Update #2 (10:32 PM EDT): The Giants tacked on two more runs in the bottom of the seventh when Brandon Belt hit a two-run double. Bumgarner proceeded to strike out Yasmany Tomas, but Jake Lamb broke up the no-hit bid with a line drive single to right field.
Update (10:11 PM EDT): In a brisk eight-pitch seventh inning, Bumgarner struck out Michael Bourn, then induced consecutive ground outs — 6-3 and 5-3, respectively — from Paul Goldschmidt and Welington Castillo. He’s two innings away from completing a no-hitter.
Madison Bumgarner, who has been replaced on the National League All-Star roster because of starting on Sunday night, is in the midst of a no-hit bid against the Diamondbacks. The lefty was working on a perfect game until a fielding error by Gregor Blanco with two outs in the fifth inning. Thus far, Bumgarner has faced one over the minimum, walking none and striking out 12 on 86 pitches over six innings.
The Giants gave Bumgarner some early run support, scoring twice in the first inning against D’Backs starter Archie Bradley. Buster Posey hit an RBI single and Brandon Crawford brought in the second run on a sacrifice fly.
If Bumgarner can finish the no-hitter, it would be the second of the season and the Giants’ first since Chris Heston on June 9 last year against the Mets. Bumgarner, shockingly, has yet to toss a no-hitter in his career.
We’ll keep you updated as Bumgarner attempts to keep the Diamondbacks hitless in the final three innings.
Dodgers starter Kenta Maeda blew past his previous career-high of nine strikeouts, striking out 13 Padres in a win on Sunday afternoon. The right-hander gave up only one run, on a fifth-inning home run by Derek Norris. That was one of two hits he yielded while walking none along with the 13 punch-outs across seven innings.
Maeda, now with 18 major league starts under his belt, set his previous career-high on June 8 against the Rockies. He currently owns a 2.95 ERA with a 107/31 K/BB ratio in 103 2/3 innings.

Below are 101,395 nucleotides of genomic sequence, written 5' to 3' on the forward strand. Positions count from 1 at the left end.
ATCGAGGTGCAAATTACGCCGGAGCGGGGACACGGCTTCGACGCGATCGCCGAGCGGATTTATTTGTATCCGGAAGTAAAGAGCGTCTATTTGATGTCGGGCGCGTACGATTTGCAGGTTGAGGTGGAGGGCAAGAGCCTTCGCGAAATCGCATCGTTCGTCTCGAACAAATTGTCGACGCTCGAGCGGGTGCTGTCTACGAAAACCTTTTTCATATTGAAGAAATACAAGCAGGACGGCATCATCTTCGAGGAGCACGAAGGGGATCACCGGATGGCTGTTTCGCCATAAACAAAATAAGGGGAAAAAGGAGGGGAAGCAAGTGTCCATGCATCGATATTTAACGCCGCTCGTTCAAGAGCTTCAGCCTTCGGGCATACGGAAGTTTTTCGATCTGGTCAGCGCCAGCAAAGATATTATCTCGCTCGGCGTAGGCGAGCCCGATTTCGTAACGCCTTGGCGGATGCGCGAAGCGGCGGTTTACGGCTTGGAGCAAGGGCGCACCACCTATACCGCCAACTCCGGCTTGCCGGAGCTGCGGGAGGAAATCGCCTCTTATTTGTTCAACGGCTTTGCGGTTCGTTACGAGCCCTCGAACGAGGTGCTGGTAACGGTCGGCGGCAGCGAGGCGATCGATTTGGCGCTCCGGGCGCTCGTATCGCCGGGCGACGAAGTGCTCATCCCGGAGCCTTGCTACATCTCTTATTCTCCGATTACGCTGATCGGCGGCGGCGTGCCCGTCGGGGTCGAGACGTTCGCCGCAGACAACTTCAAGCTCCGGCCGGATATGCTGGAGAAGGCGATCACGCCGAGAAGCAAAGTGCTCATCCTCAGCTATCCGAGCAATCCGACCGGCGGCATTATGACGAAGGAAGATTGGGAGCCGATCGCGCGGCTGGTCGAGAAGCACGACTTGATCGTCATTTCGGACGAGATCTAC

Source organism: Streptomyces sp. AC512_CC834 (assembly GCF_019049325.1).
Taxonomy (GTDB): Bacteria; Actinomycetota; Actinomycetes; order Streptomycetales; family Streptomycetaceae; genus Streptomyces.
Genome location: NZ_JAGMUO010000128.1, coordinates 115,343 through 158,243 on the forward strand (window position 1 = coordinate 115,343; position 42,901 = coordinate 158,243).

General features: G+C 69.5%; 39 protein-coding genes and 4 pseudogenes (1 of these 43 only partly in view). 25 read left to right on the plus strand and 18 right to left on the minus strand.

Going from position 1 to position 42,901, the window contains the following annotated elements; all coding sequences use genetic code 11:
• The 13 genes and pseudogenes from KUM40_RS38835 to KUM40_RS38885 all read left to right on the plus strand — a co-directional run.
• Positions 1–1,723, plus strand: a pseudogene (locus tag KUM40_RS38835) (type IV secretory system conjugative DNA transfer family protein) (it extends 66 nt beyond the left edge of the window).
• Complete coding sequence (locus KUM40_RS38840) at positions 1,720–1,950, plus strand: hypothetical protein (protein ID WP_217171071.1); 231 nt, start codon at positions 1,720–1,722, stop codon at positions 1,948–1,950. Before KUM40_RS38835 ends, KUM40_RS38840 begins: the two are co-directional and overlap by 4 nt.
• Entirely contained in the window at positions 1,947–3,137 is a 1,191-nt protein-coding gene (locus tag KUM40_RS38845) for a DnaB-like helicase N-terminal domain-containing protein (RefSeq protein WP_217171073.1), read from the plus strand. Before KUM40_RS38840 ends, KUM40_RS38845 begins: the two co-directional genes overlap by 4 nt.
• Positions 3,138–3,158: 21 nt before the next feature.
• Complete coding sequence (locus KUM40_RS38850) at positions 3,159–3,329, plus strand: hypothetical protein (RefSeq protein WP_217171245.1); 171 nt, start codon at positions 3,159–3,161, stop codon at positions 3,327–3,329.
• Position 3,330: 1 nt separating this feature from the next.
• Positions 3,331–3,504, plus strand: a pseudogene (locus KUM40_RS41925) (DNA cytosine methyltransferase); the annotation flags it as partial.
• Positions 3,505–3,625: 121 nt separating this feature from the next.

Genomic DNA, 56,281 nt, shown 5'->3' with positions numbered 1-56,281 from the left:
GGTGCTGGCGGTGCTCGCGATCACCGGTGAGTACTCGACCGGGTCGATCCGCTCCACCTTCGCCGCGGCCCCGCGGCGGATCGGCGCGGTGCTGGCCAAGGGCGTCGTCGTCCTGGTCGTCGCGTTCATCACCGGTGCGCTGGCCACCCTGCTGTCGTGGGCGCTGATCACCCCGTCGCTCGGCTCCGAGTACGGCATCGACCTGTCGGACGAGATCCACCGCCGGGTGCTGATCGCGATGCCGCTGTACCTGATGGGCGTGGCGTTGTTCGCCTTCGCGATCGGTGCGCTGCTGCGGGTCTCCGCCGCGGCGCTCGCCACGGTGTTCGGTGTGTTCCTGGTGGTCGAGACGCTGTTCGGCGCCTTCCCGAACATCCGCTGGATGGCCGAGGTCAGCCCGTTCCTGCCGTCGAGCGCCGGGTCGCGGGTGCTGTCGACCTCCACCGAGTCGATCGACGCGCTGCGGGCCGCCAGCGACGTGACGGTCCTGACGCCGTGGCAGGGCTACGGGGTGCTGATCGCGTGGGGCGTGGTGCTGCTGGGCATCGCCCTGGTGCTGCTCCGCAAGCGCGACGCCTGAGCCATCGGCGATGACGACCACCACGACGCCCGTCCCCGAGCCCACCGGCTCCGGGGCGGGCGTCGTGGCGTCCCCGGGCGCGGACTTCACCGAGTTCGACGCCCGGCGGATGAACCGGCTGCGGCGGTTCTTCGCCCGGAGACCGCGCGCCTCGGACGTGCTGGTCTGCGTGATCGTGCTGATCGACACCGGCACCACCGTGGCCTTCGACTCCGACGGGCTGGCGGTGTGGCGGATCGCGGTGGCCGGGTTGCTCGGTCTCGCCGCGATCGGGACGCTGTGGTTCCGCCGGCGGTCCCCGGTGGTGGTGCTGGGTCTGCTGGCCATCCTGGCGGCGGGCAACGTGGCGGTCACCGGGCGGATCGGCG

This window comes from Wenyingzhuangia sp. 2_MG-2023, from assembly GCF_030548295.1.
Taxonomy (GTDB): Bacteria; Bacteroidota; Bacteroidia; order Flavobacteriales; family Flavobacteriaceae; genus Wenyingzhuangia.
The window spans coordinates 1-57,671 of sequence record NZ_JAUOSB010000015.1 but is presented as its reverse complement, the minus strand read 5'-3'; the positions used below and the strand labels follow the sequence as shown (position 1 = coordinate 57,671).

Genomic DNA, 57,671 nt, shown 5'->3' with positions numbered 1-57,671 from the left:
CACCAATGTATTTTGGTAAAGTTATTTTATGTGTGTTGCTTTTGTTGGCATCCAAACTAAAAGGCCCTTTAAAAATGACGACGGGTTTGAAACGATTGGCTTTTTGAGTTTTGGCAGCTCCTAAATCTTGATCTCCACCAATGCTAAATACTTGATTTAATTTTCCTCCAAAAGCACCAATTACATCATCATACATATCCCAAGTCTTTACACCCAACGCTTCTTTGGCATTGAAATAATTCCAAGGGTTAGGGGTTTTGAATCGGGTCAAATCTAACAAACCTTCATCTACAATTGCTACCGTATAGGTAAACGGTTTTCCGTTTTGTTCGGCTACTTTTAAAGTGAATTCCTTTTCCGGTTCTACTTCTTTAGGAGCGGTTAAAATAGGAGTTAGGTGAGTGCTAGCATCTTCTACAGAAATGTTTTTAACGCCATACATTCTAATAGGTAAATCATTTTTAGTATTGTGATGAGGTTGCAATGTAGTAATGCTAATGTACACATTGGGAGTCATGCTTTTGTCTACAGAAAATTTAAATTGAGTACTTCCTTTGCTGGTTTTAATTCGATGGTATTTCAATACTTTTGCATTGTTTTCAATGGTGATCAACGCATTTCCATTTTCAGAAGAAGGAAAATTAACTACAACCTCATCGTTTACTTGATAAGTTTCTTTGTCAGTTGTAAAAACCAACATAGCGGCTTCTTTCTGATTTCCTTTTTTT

The Dodgers signed Maeda to an eight-year, $25 million contract back in January, paying him $3 million annually. The deal came with a bunch of performance incentives based on games started and innings pitched. Maeda can earn an extra $6.5 million by reaching 32 games started by season’s end, as well as $3.5 million if he reaches 200 innings. He’ll need to average 6 1/3 innings per start to reach 200 innings, but he’s currently averaging 5 2/3.
While introducing the players in each team’s lineup during Sunday’s Futures Game at Petco Park, MLB Network broadcaster Matt Vasgersian referred to players as “property” of their respective teams multiple times. It’s a colloquial way of saying a player is in a particular team’s minor league system. I made a tweet about one particular instance in which Vasgersian referred to Hunter Renfroe as “property of the Padres” and received a handful of replies noting that this isn’t exactly new behavior for Vasgersian.
This isn’t meant to single out Vasgersian because he’s not the only one to have called prospects “property.” As fans and media types have gained awareness of the labor issues in the minor leagues, referring to players that way has gone out of style, deservedly so. But we haven’t eradicated it yet. Let’s do that.
The plight of minor leaguers has made headlines recently when a proposed bill sought to change language in the Fair Labor Standards Act of 1938 so that Major League Baseball could continue to underpay its minor league players. One of the two Congresspeople who backed the bill, Cheri Bustos (D-IL), rescinded her support after receiving widespread public criticism. MLB doubled down, saying that minor league ball “not a career but a short-term seasonal apprenticeship.” They’re professionals right up until the time MLB has to cut a check.
So how much do minor leaguers make? According to MiLB.com, they earn $1,100 per month maximum in their first contract season, or $13,200 per year. They earn $25 per day in meal money at all levels, only for road games. Teams typically haven’t focused on making sure their minor league players eat well. The Phillies made headlines earlier this year by investing about $1 million to make sure their young players have healthy meal options. Most of them have to live on gas station grub, fast food, and ramen noodles. They’re sharing apartments with more roommates than there are bedrooms, often by a factor of two or three. Or, as was illustrated in the movie Bull Durham, players shack up with friendly locals known as “host families.”
The players are treated like indentured servants, so it follows that the language reflects that. Paying attention to the language can be a small step towards paying minor leaguers a living wage, as it forces people to empathize with them.